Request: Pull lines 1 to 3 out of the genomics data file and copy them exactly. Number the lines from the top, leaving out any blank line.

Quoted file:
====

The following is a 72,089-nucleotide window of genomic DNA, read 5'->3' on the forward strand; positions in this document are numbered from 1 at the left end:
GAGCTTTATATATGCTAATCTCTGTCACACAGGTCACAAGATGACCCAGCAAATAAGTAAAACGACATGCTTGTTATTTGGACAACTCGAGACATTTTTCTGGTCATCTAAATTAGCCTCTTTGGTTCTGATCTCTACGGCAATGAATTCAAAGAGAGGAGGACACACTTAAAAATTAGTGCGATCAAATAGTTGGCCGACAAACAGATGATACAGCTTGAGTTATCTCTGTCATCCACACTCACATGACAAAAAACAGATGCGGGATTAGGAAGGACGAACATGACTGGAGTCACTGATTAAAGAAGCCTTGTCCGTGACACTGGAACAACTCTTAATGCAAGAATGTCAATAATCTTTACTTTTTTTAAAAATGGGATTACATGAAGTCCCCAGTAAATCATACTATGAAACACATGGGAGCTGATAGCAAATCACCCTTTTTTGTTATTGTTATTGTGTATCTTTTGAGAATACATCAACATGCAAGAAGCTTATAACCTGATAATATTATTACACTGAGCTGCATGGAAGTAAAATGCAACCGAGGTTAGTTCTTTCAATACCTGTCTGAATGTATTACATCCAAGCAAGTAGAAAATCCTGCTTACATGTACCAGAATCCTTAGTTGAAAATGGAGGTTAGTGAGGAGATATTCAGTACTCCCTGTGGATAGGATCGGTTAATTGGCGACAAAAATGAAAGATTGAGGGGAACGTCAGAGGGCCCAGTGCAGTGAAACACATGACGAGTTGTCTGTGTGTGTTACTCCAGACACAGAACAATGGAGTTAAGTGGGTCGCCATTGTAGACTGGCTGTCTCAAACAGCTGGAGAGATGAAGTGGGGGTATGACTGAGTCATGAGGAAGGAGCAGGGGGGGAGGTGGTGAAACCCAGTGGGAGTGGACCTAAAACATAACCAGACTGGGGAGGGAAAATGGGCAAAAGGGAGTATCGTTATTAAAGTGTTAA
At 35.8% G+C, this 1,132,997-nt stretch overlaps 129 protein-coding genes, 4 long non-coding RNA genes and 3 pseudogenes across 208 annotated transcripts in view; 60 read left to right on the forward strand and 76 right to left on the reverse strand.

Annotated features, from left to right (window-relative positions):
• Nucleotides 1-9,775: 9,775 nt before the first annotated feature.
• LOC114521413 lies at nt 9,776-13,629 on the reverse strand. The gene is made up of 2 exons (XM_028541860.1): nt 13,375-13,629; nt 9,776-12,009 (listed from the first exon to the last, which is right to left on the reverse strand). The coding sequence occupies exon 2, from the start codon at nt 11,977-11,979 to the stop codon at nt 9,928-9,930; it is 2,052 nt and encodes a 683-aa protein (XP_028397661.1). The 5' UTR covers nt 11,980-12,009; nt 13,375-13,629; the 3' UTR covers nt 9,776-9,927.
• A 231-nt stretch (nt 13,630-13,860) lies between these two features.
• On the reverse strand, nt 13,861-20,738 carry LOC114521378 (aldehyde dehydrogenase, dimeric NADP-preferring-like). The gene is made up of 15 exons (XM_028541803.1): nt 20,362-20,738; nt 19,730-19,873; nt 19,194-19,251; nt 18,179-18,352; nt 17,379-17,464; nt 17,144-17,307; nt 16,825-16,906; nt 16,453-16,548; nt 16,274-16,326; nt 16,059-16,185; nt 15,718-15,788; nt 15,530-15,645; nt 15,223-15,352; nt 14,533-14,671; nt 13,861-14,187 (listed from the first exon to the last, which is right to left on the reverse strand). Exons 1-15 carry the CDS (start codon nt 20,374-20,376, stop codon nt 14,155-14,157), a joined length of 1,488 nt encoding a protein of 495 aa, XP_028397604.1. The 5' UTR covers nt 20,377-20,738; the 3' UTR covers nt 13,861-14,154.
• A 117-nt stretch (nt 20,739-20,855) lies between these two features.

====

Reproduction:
The following is a 72,089-nucleotide window of genomic DNA, read 5'->3' on the forward strand; positions in this document are numbered from 1 at the left end:
GAGCTTTATATATGCTAATCTCTGTCACACAGGTCACAAGATGACCCAGCAAATAAGTAAAACGACATGCTTGTTATTTGGACAACTCGAGACATTTTTCTGGTCATCTAAATTAGCCTCTTTGGTTCTGATCTCTACGGCAATGAATTCAAAGAGAGGAGGACACACTTAAAAATTAGTGCGATCAAATAGTTGGCCGACAAACAGATGATACAGCTTGAGTTATCTCTGTCATCCACACTCACATGACAAAAAACAGATGCGGGATTAGGAAGGACGAACATGACTGGAGTCACTGATTAAAGAAGCCTTGTCCGTGACACTGGAACAACTCTTAATGCAAGAATGTCAATAATCTTTACTTTTTTTAAAAATGGGATTACATGAAGTCCCCAGTAAATCATACTATGAAACACATGGGAGCTGATAGCAAATCACCCTTTTTTGTTATTGTTATTGTGTATCTTTTGAGAATACATCAACATGCAAGAAGCTTATAACCTGATAATATTATTACACTGAGCTGCATGGAAGTAAAATGCAACCGAGGTTAGTTCTTTCAATACCTGTCTGAATGTATTACATCCAAGCAAGTAGAAAATCCTGCTTACATGTACCAGAATCCTTAGTTGAAAATGGAGGTTAGTGAGGAGATATTCAGTACTCCCTGTGGATAGGATCGGTTAATTGGCGACAAAAATGAAAGATTGAGGGGAACGTCAGAGGGCCCAGTGCAGTGAAACACATGACGAGTTGTCTGTGTGTGTTACTCCAGACACAGAACAATGGAGTTAAGTGGGTCGCCATTGTAGACTGGCTGTCTCAAACAGCTGGAGAGATGAAGTGGGGGTATGACTGAGTCATGAGGAAGGAGCAGGGGGGGAGGTGGTGAAACCCAGTGGGAGTGGACCTAAAACATAACCAGACTGGGGAGGGAAAATGGGCAAAAGGGAGTATCGTTATTAAAGTGTTAA
At 35.8% G+C, this 1,132,997-nt stretch overlaps 129 protein-coding genes, 4 long non-coding RNA genes and 3 pseudogenes across 208 annotated transcripts in view; 60 read left to right on the forward strand and 76 right to left on the reverse strand.